Ball on a Stick

A pink and orange display table with a vertical blue information panel on top. In front of the panel, are two red cricket balls which each have a shite stick going through them.
A pink and orange display table with a vertical blue information panel on top. In front of the panel, are two red cricket balls which each have a shite stick going through them.

It's easier to control how something moves when the object's mass is far from its turning point.

How it works

Compare whether it's easier to balance a ball on a stick in the air or in the palm of your hand.

Things to try or ask around the exhibit

Is it easier to balance the stick when the ball is in your hand, or up in the air? Try it with your eyes closed or on your fingertip.

Background

If something is sitting still, you need to use a force such as a push or a pull to get it moving. Heavy things need more force to start moving, so they have more inertia. As you try to balance the ball and stick on your hand, it falls and rotates around your hand.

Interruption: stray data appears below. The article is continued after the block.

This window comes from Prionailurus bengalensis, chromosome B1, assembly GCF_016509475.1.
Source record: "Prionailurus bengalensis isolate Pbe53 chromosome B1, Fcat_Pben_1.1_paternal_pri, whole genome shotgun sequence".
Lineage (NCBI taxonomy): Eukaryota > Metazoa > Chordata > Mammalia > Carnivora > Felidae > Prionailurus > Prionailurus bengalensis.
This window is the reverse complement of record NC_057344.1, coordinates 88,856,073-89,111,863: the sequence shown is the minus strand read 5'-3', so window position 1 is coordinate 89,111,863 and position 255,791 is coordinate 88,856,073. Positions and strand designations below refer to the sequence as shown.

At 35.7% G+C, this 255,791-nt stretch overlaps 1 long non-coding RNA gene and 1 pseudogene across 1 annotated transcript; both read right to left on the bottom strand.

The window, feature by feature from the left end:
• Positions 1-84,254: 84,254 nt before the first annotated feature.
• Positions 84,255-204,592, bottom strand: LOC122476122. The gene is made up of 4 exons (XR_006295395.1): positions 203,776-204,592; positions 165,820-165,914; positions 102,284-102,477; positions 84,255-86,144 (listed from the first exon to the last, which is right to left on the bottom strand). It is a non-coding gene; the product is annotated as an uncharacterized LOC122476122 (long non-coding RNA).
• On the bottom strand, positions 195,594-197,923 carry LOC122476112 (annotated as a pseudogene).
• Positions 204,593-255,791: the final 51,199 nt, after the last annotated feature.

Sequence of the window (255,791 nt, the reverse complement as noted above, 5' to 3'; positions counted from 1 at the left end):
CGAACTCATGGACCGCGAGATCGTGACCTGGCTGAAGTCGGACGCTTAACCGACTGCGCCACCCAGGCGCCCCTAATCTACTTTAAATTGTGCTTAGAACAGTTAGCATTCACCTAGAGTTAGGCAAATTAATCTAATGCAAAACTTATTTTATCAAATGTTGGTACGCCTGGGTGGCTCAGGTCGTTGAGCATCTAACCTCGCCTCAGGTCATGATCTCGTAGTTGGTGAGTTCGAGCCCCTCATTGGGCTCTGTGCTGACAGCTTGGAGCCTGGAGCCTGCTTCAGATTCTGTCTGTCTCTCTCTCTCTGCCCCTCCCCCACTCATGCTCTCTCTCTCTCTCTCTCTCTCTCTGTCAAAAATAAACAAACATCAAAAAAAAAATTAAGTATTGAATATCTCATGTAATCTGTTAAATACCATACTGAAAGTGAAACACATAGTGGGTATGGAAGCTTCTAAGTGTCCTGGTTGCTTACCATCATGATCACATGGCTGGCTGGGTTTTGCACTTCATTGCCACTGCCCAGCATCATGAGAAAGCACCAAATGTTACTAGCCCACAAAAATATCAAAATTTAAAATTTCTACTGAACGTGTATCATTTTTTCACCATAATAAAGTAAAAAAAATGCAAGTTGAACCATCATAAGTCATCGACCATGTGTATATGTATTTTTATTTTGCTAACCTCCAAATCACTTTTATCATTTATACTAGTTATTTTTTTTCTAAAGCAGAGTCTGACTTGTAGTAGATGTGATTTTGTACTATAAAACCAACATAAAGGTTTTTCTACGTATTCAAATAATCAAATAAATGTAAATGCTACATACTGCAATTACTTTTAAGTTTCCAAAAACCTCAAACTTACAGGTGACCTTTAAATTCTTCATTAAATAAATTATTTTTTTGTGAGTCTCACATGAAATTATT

Things that rotate have inertia like other objects. When the ball is up in the air, most of the mass (the ball) is far from your hand (point of rotation). In this position, it has more inertia and rotates more slowly. This gives you more time to use your eye-hand coordination and adjust your hand to save the ball from falling.

Finding the science in your world

Tightrope walkers sometimes hold items in their hands as they move across a tightrope. If their body loses balance, they can 'buy time' to adjust their balance on the tighrope by using the inertia of the handheld item, particularly if they're holding a long beam with balls attached on each end.